Post

ISPs Should Not Be Copyright Cops

December 9, 2019 Content Liability , Content Moderation , Copyright , Copyright Reform , DMCA , ISPs , Online Copyright

The internet era ushered in a new way for people around the world to access creative works with the click of a mouse or the tap of a finger. We all know that consumer demand outpaced the business models of entertainment companies, and music, movies, and other copyrighted works were, and still are, often accessed […]

Read More
Post

It’s Time To Pull Back the Curtain on the Termination Right

December 5, 2019 Copyright , Copyright Reform , Music Licensing , Termination Right

You can read our new white paper, Making Sense of the Termination Right: How the System Fails Artists and How to Fix It, at publicknowledge.org/Termination.  Hidden inside Title 17 of the United States Code of Laws sits an unassuming but powerful right that Congress gave to artists and creators: the termination right. Unlike many statutory […]

Read More
Post

Local Governments Can Work Around Problems in the TV Marketplace Themselves, with Municipal TV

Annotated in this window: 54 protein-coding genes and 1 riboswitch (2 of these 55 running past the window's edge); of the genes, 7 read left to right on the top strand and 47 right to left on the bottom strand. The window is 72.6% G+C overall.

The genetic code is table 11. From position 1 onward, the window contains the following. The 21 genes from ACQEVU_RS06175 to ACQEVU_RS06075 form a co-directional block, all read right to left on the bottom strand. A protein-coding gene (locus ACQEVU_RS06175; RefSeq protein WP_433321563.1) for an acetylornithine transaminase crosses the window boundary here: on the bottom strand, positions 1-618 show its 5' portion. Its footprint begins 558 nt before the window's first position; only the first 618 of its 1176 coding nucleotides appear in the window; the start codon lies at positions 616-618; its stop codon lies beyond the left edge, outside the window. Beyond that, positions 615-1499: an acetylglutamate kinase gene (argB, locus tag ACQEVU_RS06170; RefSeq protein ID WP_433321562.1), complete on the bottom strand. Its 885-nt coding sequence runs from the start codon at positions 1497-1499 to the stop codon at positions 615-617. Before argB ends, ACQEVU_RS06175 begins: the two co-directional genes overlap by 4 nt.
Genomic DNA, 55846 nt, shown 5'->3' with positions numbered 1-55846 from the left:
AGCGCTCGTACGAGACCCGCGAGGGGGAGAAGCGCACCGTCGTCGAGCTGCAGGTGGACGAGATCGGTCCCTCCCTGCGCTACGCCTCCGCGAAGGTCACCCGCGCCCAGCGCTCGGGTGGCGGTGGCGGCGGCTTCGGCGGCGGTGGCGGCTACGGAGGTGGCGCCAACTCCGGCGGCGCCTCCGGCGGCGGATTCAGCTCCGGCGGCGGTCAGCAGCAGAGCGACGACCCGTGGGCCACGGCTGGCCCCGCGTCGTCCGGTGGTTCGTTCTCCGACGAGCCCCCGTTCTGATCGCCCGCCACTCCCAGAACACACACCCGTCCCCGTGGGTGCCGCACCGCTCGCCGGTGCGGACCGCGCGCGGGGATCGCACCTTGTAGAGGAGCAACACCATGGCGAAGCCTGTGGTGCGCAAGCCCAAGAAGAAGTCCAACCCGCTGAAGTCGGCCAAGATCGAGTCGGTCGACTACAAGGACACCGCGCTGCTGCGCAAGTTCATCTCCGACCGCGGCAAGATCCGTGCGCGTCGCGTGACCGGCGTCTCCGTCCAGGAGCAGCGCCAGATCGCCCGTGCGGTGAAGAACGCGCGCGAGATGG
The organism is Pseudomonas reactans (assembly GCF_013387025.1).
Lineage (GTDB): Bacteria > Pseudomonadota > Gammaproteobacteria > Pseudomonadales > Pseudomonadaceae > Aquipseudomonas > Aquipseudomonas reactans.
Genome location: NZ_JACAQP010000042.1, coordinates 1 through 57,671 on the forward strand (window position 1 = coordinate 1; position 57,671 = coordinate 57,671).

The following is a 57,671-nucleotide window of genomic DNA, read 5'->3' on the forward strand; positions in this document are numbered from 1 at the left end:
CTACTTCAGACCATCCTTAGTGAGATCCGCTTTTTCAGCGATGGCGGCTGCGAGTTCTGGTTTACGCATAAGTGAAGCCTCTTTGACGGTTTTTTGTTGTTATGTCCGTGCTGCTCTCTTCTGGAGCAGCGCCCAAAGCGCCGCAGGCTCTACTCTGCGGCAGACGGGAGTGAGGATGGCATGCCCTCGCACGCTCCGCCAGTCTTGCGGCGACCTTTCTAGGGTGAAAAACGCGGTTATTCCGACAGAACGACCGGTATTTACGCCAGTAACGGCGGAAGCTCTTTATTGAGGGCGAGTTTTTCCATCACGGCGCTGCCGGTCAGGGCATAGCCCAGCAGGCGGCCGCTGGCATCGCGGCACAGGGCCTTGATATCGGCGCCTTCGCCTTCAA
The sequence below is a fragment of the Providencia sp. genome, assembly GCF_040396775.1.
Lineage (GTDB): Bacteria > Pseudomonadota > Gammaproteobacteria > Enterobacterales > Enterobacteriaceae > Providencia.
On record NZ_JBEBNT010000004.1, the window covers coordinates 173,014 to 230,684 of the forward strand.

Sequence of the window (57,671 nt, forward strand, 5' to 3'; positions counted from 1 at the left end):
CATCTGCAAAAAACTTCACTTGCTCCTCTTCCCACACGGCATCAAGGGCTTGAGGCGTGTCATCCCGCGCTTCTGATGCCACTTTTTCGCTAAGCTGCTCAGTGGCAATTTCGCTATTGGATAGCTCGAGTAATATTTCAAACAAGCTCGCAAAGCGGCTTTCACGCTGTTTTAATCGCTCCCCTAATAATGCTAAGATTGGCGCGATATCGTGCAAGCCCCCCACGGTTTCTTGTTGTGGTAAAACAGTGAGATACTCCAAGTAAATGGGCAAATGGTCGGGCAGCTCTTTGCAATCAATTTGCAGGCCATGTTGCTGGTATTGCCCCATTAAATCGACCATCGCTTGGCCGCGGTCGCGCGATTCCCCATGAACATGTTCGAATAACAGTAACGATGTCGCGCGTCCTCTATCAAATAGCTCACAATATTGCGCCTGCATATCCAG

September 25, 2019 Broadcast Licenses , Copyright , Retransmission Consent , STELA , STELAR

The laws around broadcasting and the retransmission of broadcast signals by cable and satellite companies are built up around a set of assumptions. One of the most basic is that individual broadcasters broadcast their signal to a specific geographic market where people can pick it up for free over the air, and pay TV providers […]

Read More
Post

What a Reasonable Copyright Small Claims Court Would Look Like

August 12, 2019 Copyright , Legislation

Creators have an uphill battle in enforcing their rights online. A small claims court to allow creators to exercise their rights without full federal litigation is a good goal, and one that should be pursued. The Copyright Alternative in Small-Claims Enforcement Act of 2019, also known as the CASE Act, presents one potential, but flawed framework for such a court. It is not, however, the only potential framework. A robust, well-designed system would be designed to balance the interests of legitimate claimants and defendants against those of bad actors seeking to turn the forum into a quick cash grab. Below, we look at the key features of such a system, and why they’re important.

Read More
Post

Federal Privacy Legislation Should Not Be Based on Data Ownership

June 27, 2019 Copyright , Data Protection , Privacy

There’s nothing wrong with saying that you “own” data. Public Knowledge has supported data ownership as a colloquialism that reflects an intuition: Data about us provides information regarding the intimacies of our very identity and existence. Speaking in this way, we should certainly “own” or have control over that data to protect our fundamental right to privacy.

Read More